Film scholar Donald Spoto has written two books about Hitchcock that, for better or worse, should be on any Hitchcock aficionado's bookshelf: Dark Side of Genius (a biography) and The Art of Alfred Hitchcock (a sort of Cliff's Notes book about his films with plot synposes, background information and analysis).
Spoto posseses an enormous amount of knowledge about the director's films, yet he transgresses in his biography by misquoting sources and casting Hitch in a very unfavorable light. Thanks to Spoto's errors and sensationalism, many people continue to think Hitch was much more deviant than is likely.
Dark Side of Genius puts Spoto in the class of celeb biographer/"sinsationalist" Kitty Kelly -- and I mean no insult to K. Kelly, who, at least, has the honesty to own up to her profession as a scandal-monger.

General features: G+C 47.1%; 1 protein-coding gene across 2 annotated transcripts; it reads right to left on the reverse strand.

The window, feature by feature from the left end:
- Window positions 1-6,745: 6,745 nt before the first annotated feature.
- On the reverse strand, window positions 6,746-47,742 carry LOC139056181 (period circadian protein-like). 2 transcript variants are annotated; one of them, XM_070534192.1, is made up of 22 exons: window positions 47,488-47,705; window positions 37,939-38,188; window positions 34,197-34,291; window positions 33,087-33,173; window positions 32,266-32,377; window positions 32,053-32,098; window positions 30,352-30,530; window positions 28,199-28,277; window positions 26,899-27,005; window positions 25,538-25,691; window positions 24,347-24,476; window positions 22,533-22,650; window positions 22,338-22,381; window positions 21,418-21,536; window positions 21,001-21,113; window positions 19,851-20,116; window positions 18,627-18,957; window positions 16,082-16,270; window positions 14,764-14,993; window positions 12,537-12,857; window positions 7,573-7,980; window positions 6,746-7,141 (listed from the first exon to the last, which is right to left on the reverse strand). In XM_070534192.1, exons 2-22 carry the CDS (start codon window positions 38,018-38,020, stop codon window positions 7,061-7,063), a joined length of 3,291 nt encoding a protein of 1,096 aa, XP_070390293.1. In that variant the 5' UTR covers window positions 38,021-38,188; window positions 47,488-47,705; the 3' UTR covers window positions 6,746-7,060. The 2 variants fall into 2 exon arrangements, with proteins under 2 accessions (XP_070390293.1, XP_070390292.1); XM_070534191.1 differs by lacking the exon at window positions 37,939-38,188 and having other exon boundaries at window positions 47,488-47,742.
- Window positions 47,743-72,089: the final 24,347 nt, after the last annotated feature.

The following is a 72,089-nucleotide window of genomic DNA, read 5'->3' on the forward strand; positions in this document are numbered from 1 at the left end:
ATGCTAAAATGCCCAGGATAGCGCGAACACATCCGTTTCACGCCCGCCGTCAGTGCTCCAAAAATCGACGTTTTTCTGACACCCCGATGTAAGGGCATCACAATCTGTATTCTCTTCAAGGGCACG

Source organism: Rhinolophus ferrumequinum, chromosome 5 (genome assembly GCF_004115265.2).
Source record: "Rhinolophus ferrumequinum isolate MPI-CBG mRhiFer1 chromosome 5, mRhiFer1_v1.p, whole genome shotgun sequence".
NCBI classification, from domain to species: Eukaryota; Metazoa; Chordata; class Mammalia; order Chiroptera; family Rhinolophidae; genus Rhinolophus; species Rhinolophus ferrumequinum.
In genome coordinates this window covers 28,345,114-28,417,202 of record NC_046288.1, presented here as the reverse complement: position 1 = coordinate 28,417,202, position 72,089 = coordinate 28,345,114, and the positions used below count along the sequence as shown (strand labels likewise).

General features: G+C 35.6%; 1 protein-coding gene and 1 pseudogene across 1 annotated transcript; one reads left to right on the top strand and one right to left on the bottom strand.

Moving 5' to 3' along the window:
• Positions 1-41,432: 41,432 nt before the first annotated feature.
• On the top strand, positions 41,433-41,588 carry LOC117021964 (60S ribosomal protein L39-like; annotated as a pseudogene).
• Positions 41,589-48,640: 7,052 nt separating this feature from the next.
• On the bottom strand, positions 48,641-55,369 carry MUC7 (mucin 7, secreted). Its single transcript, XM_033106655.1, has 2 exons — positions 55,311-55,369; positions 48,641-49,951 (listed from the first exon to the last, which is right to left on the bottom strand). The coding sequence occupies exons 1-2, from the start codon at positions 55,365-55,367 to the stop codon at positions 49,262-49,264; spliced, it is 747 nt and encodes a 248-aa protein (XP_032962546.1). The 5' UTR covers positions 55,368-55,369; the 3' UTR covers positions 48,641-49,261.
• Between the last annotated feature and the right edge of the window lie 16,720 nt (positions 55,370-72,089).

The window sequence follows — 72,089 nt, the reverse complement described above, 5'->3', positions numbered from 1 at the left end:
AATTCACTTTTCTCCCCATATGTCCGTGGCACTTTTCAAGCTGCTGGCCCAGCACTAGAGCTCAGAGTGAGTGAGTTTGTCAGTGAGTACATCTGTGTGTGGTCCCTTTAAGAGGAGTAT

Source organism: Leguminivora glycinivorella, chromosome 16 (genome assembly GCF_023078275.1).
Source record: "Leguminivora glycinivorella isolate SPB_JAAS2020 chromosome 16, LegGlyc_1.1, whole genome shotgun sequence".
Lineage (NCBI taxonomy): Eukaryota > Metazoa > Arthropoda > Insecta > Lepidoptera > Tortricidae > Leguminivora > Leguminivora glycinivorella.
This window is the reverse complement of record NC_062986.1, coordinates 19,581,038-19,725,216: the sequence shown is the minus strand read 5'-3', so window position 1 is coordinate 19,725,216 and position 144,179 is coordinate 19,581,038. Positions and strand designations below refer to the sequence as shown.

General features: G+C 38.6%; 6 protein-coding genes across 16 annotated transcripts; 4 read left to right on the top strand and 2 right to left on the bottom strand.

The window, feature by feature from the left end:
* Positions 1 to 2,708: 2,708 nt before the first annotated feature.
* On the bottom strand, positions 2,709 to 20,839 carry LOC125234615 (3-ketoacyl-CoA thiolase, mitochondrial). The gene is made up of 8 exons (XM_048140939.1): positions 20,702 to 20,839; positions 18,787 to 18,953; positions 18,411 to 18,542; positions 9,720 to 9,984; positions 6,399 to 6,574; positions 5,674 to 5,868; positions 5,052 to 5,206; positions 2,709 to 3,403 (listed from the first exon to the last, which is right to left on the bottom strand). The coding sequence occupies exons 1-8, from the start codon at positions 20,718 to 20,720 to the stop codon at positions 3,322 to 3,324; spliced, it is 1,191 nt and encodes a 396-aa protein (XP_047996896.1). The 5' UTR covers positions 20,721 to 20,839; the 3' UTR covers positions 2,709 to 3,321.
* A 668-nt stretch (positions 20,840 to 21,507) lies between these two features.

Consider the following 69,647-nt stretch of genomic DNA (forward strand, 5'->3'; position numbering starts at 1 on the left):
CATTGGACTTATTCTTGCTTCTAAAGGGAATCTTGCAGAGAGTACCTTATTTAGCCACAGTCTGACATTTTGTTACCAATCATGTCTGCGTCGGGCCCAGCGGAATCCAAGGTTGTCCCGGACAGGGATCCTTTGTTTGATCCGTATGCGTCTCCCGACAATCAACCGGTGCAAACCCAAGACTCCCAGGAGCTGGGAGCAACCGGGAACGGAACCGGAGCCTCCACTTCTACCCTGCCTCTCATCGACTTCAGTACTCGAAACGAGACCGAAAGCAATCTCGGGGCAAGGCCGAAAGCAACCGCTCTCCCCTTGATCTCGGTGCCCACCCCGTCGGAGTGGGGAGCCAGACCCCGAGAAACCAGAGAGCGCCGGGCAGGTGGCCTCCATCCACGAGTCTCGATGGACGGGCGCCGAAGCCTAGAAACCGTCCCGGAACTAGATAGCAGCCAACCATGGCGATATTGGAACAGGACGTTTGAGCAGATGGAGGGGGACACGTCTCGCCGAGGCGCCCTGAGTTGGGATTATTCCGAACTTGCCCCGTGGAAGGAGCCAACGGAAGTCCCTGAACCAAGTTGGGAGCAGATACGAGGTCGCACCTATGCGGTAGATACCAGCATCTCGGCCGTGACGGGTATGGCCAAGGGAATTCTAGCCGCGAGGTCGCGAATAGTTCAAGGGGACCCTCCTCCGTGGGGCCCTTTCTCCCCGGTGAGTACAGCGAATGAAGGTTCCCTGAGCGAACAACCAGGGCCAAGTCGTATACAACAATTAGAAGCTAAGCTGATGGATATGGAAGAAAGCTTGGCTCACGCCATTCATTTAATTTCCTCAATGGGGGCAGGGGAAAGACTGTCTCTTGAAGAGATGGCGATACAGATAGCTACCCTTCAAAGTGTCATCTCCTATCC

Nevertheless, I have found that Spoto's other Hitch book, The Art of Alfred Hitchcock, is a reliable overview of the themes and standard interpretations of Hitch's work -- a factual error or two notwithstanding. My modus operandi (for better or worse) is to settle in for the evening with a jar of Cabernet and Spoto's and ken Mogg's books cracked open to the title in my DVD player.There. I said it.
Joel Gunz Print this post